LTE: Time for Great Speed
The LTE technology is coming to Belarus
Statistics reported by Belarusian mobile carriers in the last 12 months have steadily demonstrated one common trait: the traffic of mobile data services is on the rise. Two years ago after major holidays or events like New Year, Independence Day or the final of the IIHF World Ice Hockey Championship mobile carriers would report the number of minutes their subscribers spent talking or the number of texts they sent. Now megabytes are the measuring stick. The fact that LTE will arrive in Belarus by the end of the year has rejoiced both mobile carriers and their subscribers. What is it all about? Why was the infrastructure operator beCloud created in Belarus? And how many movies will we be able to watch on our phones simultaneously?
Belarus will get LTE. No doubt about that. The technology will be made available in Minsk in Q4 2015 to later spread to the rest of the country. There are a lot of speculations going on but do all the consumers understand what LTE stands for and whether they need it?
“It is the most difficult thing,” smiled Sergei Poblaguyev, Director General of SOOO Belarusian Cloud Technologies (beCloud trademark). “We can describe the technology in detail, can predict its development but we can say nothing specific regarding how users will react.”
Long-Term Evolution (LTE) is the next step in mobile communications and the development of telecommunication standards.
“At present we heavily rely on the third-generation (3G) cellular communication standards. However, visual content is getting more popular. More traffic is pushed around. People are no longer satisfied with getting a picture or a video. They would like high-definition quality,” explained Sergei Poblaguyev. “Driven by market trends, the new technology LTE was born several years ago. It allows making video calls, watching online video in HD, and many other things.”
It is worth noting that the terms LTE and 4G are not the same thing despite what mass media often would like you to believe. 4G stands for the fourth-generation mobile communication with high-speed data transfer and improved quality of voice communications. 4G is a family of mobile communication standards and technologies that match certain requirements of the Radiocommunication Sector of the International Telecommunications Union (ITU-R). In turn, LTE is a subset of the 4G family, just one of the 4G technologies.
“To be precise, LTE stands outside the 4G family of standards since the technology’s technical parameters are below those 4G specifies. This is why the LTE Advanced technology is in focus today instead of its predecessor LTE that offered only data transfer. LTE Advancedcanberightfullycalleda4G mobile communication technology,” noted Sergei Poblaguyev.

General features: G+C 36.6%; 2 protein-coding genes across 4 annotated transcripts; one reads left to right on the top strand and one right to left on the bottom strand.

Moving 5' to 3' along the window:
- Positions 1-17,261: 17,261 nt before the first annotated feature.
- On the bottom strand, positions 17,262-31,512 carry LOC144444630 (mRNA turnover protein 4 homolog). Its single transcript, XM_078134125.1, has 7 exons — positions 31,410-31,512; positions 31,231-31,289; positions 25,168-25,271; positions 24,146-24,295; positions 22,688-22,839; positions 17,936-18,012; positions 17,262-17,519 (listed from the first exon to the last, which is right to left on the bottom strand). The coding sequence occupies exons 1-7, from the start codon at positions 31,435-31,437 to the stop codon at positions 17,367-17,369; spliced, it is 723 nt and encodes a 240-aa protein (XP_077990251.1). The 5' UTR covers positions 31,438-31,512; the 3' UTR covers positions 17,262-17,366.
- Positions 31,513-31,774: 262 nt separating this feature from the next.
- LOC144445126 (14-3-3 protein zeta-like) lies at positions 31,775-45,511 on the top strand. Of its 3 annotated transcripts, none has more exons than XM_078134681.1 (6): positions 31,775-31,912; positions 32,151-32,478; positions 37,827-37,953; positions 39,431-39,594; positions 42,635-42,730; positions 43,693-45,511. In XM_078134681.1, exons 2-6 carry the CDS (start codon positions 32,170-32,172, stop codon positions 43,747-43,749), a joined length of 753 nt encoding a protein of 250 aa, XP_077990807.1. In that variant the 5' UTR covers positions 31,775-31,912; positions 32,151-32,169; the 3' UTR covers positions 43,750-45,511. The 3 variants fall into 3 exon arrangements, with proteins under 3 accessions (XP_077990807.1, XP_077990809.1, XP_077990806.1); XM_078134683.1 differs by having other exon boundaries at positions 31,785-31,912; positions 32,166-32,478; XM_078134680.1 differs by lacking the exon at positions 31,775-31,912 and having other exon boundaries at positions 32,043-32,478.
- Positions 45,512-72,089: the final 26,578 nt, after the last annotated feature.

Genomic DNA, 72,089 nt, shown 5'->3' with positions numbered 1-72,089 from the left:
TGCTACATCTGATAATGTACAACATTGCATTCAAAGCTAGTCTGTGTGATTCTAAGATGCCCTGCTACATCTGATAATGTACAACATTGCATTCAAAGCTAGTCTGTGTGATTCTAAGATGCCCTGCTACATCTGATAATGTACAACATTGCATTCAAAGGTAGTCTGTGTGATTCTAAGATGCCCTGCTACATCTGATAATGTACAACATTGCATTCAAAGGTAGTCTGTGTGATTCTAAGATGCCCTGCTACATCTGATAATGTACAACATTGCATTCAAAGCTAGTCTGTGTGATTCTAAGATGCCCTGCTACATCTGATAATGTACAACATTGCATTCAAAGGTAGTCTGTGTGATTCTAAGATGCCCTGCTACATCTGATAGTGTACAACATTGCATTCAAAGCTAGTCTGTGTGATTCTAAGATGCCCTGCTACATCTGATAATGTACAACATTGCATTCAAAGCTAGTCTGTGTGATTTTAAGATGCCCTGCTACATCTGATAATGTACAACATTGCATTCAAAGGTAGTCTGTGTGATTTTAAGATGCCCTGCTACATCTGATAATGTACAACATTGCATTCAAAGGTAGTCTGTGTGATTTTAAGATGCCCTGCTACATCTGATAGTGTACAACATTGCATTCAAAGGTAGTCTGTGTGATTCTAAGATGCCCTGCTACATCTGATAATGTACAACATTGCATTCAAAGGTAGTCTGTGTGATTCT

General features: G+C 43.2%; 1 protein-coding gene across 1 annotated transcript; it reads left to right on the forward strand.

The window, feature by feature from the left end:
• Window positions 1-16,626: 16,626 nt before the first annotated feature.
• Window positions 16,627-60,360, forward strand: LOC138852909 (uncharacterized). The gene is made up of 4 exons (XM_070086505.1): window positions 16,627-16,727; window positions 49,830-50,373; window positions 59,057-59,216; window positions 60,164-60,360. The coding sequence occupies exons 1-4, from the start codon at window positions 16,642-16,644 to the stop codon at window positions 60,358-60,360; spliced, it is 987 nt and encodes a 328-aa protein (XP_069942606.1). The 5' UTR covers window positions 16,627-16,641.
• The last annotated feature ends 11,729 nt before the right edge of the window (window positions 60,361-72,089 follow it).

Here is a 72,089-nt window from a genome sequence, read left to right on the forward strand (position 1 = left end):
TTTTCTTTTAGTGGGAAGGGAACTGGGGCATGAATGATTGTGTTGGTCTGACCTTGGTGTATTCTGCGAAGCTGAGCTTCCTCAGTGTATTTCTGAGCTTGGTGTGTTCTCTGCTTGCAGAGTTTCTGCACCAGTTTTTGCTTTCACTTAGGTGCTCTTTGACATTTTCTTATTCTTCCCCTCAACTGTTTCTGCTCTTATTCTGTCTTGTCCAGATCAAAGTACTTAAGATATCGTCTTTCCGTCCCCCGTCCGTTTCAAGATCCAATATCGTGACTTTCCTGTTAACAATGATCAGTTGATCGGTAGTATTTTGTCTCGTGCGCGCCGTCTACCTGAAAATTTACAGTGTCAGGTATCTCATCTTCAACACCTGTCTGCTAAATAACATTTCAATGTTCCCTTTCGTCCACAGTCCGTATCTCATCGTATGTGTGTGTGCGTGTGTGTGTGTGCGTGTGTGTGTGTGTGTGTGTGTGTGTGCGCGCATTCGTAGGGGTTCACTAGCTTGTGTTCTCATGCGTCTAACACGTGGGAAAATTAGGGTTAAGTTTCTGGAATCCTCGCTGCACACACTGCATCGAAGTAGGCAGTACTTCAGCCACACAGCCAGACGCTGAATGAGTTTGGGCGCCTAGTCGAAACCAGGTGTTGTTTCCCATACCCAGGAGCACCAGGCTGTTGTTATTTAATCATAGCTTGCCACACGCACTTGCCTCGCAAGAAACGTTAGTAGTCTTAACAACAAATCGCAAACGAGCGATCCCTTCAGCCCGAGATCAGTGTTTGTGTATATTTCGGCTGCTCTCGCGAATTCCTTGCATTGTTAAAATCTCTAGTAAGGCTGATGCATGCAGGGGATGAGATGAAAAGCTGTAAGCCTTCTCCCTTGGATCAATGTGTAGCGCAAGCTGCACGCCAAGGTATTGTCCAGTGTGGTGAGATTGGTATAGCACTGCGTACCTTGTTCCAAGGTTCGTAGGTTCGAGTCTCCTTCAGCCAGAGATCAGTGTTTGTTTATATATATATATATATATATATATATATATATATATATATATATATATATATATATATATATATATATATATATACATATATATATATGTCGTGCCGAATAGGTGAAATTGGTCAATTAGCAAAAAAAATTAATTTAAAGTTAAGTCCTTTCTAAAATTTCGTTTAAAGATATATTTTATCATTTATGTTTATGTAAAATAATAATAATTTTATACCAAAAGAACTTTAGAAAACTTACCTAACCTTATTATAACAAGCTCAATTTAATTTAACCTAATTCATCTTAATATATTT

The LTE technology has been developed by the international consortium 3GPP (an organization in charge of working out mobile communication specifications). The work began back in 2000 while the first deployment came in 2009. To be precise, the world’s first LTE network was launched by the telecommunication company TeliaSonera in Stockholm and Oslo on 14 December 2009. At present there are 393 commercial LTE networks in 138 countries.
“I should mention that the LTE technology is not set in stone. The 3GPP consortium regularly updates the specifications to improve various aspects of the technology,” said Sergei Poblaguyev.
Even More Speed
What is the key difference between LTE and all the previous technologies? Speed, said Sergei Poblaguyev without hesitating. LTE also boasts low signal lag during data transfer. The two advantages make the technology very appealing to modern users.
Data transfer speed has two limits: the theoretical one and the practical one, explained the beCloud Director General. Let’s have a look at the former. If the subscriber’s phone supports LTE Advanced, it can use several signal frequencies instead of one. Their speeds are summed up to provide up to 300Mbps per phone. To compare, 8Mbps bandwidth is enough to transfer Full HD signal. Simple math tells us that the subscriber will be able to receive 37 Full HD channels simultaneously.
“The question is whether the subscribers need the speed. Does
the regular user need such high numbers? Well, that figure is the theoretical limit. Things are a bit more complicated in real life. Several factors are at play, for instance, the distance between the subscriber and the base station and the number of users willing to access the Internet at the same time. Speaking in Full HD terms, we are left with ten channels. I believe the number can satisfy any user,” noted Sergei Poblaguyev.